Praise for FRS ongoing flooding response during the festive period
Communities in Scotland remain on flood alert as heavy rain continues to hammer large parts of the country and other parts of the UK.
The past few weeks have seen Services across the country working together to respond to incidents cause by the fierce storms and torrential downpours which made the last month of 2015 officially the wettest month in the UK since records began.
Across the country the selection, mobilisation and strategic cover was (and is) being planned and maintained between the Chief Fire and Rescue Advisor (CFRA), National Strategic Advisory Team (NSAT) and National Resilient Assurance Team (NRAT) officers. The total number of assets deployed to flood related incidents has included:
• 11 High Volume Pumps (HVP)
• 9 HVP double hose boxes
• 4 HVP Tactical Advisers
• 21 Flood Rescue boats
• 4 Flood Rescue Tactical Advisers
• 2 X Enhanced Logistics Support (ELS) vehicles.
Read Catherine Levin's insight on the FRS response to flooding
Most recently, Scottish crews have been working flat out for over a week to ensure people’s continued safety and that fire and rescue cover is maintained during extraordinary and extremely challenging circumstances.
The national service north of the border has provided enhanced resilience during the winter storm period, with resources from across Scotland available to support one another. One such example saw crews from Dundee support their colleagues in Ballater, Aberdeenshire, which was amongst one of the worst hit areas in terms of flooding.
In total SFRS received 350 flooding related calls from Wednesday 30 December 2015 up until 5 January. Scottish Fire and Rescue Service Chief Officer, Alasdair Hay, said: “Storm Frank has brought misery to many of our communities over the past few days.
“Alongside our communities many agencies and volunteers have worked tirelessly to help and support those affected. I want to pay tribute to all those who have worked so hard to support their communities. However, I want to pay particular tribute to all our SFRS staff right across the country as their efforts have, and continue to be extraordinary.”
'Unprecedented' flooding threatened to cut-off the town of Whitby but North Yorkshire Fire and Rescue responded to several flooding calls in they area with water entering premises and recovering cars and passengers stuck in flood water.
Cheshire, Hereford and Worcestershire and Shropshire firefighters spent more than 48 hours in Lancashire with their high volume pumps and together moved approximately 80 million litres of water in the just two days. The work of our firefighters and firefighters across the country significantly reduced the impact of further breaches on River Douglas should they have occurred.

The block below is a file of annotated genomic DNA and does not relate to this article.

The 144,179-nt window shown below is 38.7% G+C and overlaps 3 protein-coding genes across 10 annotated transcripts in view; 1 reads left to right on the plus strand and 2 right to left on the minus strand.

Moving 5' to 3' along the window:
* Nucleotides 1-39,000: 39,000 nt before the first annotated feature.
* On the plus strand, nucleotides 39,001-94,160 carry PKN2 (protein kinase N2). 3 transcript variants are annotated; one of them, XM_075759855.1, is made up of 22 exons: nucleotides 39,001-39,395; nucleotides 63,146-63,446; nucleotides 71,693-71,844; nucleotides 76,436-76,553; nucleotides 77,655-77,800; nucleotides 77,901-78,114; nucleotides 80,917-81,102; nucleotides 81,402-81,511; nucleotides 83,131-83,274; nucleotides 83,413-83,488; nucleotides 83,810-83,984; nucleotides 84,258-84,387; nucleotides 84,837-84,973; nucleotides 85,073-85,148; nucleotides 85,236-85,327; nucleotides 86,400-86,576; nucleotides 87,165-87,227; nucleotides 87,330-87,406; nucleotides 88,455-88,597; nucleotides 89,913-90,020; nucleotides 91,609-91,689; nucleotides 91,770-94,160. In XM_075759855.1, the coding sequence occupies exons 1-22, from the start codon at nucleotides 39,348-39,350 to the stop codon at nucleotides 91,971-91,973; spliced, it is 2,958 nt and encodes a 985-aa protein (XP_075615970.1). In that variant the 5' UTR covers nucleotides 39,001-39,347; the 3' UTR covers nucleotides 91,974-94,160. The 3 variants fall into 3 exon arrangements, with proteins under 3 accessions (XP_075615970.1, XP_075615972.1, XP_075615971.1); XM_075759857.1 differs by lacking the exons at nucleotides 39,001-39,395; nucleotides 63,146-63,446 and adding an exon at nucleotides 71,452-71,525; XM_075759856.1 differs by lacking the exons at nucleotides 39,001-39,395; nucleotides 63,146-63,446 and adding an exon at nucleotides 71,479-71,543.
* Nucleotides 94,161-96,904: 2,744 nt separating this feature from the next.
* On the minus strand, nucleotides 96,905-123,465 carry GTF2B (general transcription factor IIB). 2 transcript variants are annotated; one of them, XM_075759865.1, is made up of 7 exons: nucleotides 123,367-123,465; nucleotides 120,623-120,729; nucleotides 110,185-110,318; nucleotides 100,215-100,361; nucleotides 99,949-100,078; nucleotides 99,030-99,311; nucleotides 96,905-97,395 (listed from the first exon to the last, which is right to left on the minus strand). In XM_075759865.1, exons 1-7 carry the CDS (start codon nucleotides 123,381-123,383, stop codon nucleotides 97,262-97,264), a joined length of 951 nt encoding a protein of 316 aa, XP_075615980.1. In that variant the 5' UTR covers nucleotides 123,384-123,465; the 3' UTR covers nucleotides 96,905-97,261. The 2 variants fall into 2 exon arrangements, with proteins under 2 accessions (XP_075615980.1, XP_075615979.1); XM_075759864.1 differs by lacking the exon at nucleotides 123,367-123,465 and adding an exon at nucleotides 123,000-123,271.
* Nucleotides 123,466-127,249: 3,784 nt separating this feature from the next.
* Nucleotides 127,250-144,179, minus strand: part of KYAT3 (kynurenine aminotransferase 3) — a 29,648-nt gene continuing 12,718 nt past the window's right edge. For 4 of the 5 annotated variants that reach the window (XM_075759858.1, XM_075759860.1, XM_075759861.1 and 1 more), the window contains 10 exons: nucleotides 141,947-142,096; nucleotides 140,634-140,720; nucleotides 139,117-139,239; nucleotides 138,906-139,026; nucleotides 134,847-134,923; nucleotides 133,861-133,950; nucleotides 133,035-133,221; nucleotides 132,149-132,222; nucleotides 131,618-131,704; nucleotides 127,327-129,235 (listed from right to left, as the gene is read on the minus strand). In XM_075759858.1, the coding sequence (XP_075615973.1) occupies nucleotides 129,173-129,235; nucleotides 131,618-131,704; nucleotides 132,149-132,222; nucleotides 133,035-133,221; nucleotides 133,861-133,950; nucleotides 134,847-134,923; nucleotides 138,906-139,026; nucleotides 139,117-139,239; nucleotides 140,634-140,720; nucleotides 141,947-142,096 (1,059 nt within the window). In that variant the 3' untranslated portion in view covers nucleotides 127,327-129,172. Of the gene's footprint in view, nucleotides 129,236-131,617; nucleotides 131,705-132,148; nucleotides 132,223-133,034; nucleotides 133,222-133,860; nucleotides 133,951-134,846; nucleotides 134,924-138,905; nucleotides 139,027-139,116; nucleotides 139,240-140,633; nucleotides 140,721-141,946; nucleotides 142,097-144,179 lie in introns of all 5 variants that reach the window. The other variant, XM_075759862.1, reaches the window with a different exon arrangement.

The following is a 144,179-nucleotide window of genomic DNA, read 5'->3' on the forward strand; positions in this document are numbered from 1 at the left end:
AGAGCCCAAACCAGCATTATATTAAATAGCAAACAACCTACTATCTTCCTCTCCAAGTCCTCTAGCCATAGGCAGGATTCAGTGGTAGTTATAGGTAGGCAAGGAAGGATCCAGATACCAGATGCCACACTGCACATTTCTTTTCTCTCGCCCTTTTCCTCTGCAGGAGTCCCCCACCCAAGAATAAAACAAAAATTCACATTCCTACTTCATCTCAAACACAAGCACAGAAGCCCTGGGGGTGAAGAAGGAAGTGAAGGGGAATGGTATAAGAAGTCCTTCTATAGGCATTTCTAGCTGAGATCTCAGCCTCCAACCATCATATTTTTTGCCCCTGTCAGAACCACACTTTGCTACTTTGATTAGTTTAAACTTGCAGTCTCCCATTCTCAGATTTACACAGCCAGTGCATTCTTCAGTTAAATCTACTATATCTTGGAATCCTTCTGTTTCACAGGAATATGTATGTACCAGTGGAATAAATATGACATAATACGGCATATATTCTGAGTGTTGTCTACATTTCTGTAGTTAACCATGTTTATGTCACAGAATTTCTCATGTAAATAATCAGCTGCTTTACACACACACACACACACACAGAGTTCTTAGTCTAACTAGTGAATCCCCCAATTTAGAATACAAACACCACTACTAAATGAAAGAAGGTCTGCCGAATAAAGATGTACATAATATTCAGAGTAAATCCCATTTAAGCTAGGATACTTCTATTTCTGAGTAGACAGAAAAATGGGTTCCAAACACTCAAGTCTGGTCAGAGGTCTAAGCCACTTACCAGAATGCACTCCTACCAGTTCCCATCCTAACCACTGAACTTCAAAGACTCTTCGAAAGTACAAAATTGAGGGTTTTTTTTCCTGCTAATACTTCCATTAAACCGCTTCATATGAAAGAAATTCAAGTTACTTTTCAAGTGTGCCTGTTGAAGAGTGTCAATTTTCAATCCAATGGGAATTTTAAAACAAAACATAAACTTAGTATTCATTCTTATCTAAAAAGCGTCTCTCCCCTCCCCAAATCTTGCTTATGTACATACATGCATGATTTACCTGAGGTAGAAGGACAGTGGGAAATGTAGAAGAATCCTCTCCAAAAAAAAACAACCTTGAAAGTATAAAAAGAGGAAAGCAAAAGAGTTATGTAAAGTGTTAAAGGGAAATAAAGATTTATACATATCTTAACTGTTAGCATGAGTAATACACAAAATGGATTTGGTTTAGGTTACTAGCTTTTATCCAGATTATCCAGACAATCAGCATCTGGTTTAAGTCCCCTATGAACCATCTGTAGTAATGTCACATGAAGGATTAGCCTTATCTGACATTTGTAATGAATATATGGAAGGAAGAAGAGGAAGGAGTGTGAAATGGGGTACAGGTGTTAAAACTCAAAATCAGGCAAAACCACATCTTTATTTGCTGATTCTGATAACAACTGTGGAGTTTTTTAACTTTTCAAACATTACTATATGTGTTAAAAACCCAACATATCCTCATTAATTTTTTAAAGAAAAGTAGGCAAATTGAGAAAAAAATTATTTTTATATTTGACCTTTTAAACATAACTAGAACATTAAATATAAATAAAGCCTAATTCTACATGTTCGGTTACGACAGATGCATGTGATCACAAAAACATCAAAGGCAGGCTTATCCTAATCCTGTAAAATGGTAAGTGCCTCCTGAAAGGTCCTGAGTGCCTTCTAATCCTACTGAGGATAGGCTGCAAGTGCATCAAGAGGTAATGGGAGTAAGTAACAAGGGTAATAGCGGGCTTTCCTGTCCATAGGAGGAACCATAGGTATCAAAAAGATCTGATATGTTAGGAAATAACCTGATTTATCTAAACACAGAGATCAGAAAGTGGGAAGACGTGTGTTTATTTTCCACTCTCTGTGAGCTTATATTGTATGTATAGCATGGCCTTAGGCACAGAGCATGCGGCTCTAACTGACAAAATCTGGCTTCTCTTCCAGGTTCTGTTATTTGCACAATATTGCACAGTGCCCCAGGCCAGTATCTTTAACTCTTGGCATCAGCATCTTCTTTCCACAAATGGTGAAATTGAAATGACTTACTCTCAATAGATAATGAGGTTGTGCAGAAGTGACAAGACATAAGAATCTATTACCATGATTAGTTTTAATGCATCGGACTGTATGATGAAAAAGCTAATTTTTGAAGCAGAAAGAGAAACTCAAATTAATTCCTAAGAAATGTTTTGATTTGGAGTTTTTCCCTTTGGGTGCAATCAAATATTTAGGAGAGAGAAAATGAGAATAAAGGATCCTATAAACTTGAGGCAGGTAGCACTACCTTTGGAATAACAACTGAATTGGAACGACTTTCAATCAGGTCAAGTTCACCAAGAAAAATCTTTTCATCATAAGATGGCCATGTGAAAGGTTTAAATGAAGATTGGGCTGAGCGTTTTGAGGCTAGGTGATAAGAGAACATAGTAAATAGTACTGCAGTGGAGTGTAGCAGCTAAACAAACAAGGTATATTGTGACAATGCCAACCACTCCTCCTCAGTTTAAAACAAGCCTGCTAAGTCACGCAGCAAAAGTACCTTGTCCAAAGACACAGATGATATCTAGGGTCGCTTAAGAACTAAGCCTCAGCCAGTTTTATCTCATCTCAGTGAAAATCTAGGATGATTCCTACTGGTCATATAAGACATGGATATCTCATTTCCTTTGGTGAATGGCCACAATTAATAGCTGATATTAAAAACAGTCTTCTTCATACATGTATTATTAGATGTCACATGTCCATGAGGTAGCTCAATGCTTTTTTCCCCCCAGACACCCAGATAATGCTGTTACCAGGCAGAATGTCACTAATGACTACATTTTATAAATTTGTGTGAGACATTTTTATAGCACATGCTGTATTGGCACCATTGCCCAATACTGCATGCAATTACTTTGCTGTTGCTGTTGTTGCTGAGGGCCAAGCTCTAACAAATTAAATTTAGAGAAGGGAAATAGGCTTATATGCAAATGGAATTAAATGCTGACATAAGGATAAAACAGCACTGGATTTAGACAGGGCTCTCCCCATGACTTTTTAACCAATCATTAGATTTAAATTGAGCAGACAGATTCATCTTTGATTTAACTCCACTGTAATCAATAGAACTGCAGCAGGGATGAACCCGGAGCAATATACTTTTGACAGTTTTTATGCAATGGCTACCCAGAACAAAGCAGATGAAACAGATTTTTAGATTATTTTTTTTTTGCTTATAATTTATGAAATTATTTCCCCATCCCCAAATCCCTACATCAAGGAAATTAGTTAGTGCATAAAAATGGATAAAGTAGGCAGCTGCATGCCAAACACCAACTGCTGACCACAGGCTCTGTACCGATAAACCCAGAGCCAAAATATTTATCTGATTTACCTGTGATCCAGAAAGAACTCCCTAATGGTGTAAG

Elsewhere, firefighters wading waist-deep in freezing water for up to seven hours at a time and an army of local people offering their help were among the most poignant stories to emerge from Manchester’s Boxing Day floods today.
Greater Manchester Fire and Rescue Service said it believed crew had rescued up to 1,000 people in less than 24 hours when water levels rose so rapidly yesterday that whole towns were cut off.
After the most extreme incidents resulting from the flooding had subsided Chairman of the Fire Authority Councillor David Acton joined the County Fire Officer Peter O’Reilly and Police and Crime Commissioner Tony Lloyd to chat with crew from Rochdale, Littleborough, Eccles and Bury.
Cllr Acton said the Service had been at ‘full stretch’ but that firefighters had responded magnificently after hearing how firefighters in Radcliffe had waded into waist high water in the Riverside Drive and Selby Close areas to rescue pregnant women, children and vulnerable, elderly people in care homes.
PCC Lloyd added: "I want to offer my special thanks to all those in our Fire and Rescue Service who were there to help those in need when that need was at its greatest. The public are rightly grateful to each and everyone for little acts of kindness through to the response needed that made people feel safe and helped them know that things would be alright.
"I know both David Acton, Chair of GMFRS, and Peter O'Reilly, Chief Fire Officer, join me in our gratitude. There are simply too many great stories and too many people to thank individually. So on behalf of the people of Greater Manchester many thanks to you all."
Subscribe to FIRE Magazine for February for a full Flood Focus including the Gold Commander's review of the winter response
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